Advance Directives Are Usually Followed

Most People With Living Wills or Health Care Proxies Have Their Treatment Wishes Honored

From the WebMD Archives

March 31, 2010 -- Advance directives, which describe the medical care you want to have if you're incapacitated, are honored most of the time, a study shows.

''If you take time out to put together a living will or durable power of attorney for health care, most often you get your wishes," says study researcher Maria J. Silveira, MD, MPH, a clinician scientist at the Ann Arbor VA Medical Center and an assistant professor of medicine, University of Michigan School of Medicine, Ann Arbor.

The study is published in The New England Journal of Medicine.

The results of her new study, Silveira concludes, support the continued use of advance directives.

There are two types of advance directives: a living will or a medical power of attorney, also known as a health care proxy. A living will informs your doctor and your family about the type of treatment you'd want to receive if you are unable to make your own medical decisions. A medical power of attorney assigns a person -- called a health care proxy -- to make the decisions for you.

Advance directives became more common after the passage of the Patient Self-Determination Act in the U.S. 20 years ago, but debate about the usefulness of the documents has been ongoing for several years, Silveira tells WebMD.

During the recent health care reform debate, a proposal to pay back health care providers for advance directives planning discussions through Medicare sparked controversy, raising concern that these advance directives would result in denial of necessary care, Silveira says.

Honoring Advance Directives

Silveira and her colleagues used data from the Health and Retirement study, a nationally representative group of U.S. adults age 51 and older, taken every two years.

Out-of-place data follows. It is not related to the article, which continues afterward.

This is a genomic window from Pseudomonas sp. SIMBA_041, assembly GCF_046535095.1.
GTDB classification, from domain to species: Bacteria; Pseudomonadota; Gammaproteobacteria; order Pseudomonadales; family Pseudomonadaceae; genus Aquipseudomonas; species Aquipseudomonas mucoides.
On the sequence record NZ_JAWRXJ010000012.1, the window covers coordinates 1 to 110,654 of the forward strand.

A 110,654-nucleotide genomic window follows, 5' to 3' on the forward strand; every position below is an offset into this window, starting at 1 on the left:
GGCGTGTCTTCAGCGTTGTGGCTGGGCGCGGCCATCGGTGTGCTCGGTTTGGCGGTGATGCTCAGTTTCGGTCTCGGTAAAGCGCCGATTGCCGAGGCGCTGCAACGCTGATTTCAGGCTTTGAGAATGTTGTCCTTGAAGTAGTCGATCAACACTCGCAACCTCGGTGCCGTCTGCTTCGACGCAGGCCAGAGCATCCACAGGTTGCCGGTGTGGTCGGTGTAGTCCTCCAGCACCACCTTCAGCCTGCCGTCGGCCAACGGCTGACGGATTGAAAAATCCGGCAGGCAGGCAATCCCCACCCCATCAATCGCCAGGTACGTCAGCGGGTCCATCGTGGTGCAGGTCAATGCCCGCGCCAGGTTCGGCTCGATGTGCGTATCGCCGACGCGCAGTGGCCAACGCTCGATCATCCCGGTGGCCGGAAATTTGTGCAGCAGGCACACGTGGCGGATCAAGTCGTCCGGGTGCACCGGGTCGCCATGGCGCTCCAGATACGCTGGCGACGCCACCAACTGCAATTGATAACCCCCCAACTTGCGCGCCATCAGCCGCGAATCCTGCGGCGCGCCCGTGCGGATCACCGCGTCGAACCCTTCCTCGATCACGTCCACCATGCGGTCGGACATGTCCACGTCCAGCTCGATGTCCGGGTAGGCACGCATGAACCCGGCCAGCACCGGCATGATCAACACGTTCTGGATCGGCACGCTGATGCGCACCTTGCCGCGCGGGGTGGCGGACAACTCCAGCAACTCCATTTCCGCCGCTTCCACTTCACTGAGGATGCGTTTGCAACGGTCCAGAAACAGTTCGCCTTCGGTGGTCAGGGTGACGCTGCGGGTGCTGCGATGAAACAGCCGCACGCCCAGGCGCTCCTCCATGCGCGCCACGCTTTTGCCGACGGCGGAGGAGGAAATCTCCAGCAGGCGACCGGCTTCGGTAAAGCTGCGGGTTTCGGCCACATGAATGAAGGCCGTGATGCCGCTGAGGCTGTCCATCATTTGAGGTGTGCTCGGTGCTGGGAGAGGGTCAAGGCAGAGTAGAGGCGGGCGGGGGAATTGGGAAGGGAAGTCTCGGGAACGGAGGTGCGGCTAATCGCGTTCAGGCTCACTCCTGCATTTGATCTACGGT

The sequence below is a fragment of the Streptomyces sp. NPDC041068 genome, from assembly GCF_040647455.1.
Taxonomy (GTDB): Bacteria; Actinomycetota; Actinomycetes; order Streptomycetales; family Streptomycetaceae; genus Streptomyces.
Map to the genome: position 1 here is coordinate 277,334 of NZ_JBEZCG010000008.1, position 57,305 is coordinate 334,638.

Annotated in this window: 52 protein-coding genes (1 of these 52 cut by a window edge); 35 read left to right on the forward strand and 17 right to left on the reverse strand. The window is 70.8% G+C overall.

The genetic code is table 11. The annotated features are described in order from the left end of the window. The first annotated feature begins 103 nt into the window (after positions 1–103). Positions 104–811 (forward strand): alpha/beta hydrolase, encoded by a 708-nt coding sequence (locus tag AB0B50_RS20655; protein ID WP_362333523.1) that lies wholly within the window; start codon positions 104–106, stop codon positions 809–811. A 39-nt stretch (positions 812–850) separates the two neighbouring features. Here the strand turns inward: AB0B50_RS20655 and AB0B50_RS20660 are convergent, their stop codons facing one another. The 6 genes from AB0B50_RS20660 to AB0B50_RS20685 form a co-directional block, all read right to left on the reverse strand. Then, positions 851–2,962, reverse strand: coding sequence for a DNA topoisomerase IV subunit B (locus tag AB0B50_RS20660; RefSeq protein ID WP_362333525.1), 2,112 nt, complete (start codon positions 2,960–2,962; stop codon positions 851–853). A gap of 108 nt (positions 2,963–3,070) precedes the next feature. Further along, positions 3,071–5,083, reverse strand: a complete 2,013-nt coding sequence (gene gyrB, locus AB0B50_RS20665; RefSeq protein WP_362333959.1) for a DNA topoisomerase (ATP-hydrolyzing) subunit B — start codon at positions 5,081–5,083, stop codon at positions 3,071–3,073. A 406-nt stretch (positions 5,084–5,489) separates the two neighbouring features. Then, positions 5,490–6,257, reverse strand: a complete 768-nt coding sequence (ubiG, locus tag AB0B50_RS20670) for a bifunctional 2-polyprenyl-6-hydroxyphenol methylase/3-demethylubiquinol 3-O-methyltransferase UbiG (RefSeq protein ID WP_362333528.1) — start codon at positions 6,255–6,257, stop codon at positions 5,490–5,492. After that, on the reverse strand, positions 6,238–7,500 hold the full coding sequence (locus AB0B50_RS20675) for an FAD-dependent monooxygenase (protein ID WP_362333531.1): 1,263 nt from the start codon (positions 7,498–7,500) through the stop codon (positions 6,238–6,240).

They looked just at people 60 and older who had died between 2000 and 2006, asking a family member or other informed person to answer questions about circumstances and decisions after the participant's death, usually within 24 months of the death.

Among the 3,746 people 60 and above who died, 42.5% had to make treatment choices and 70.3% of those did not have the ability to decide for themselves.


One surprise: 67.6% of those who lacked decision-making ability had advance directives -- either a living will, health care proxy, or both.

So were their wishes followed?

''What we found was, the agreement depended on what the patient wanted," Silveira tells WebMD. "Almost everyone who wanted comfort care got it." If they asked for limited care -- not the most aggressive but beyond comfort care -- 83.2% got it, she found.

Only half of the 10 people who requested ''all care possible,'' the most aggressive approach, got it. But Silveira says that was sometimes because ''all care possible'' couldn't be given.

One example: A person with very low blood pressure who wanted dialysis if needed would not be given it, she says, as the dialysis would lower their pressure more and perhaps hasten death.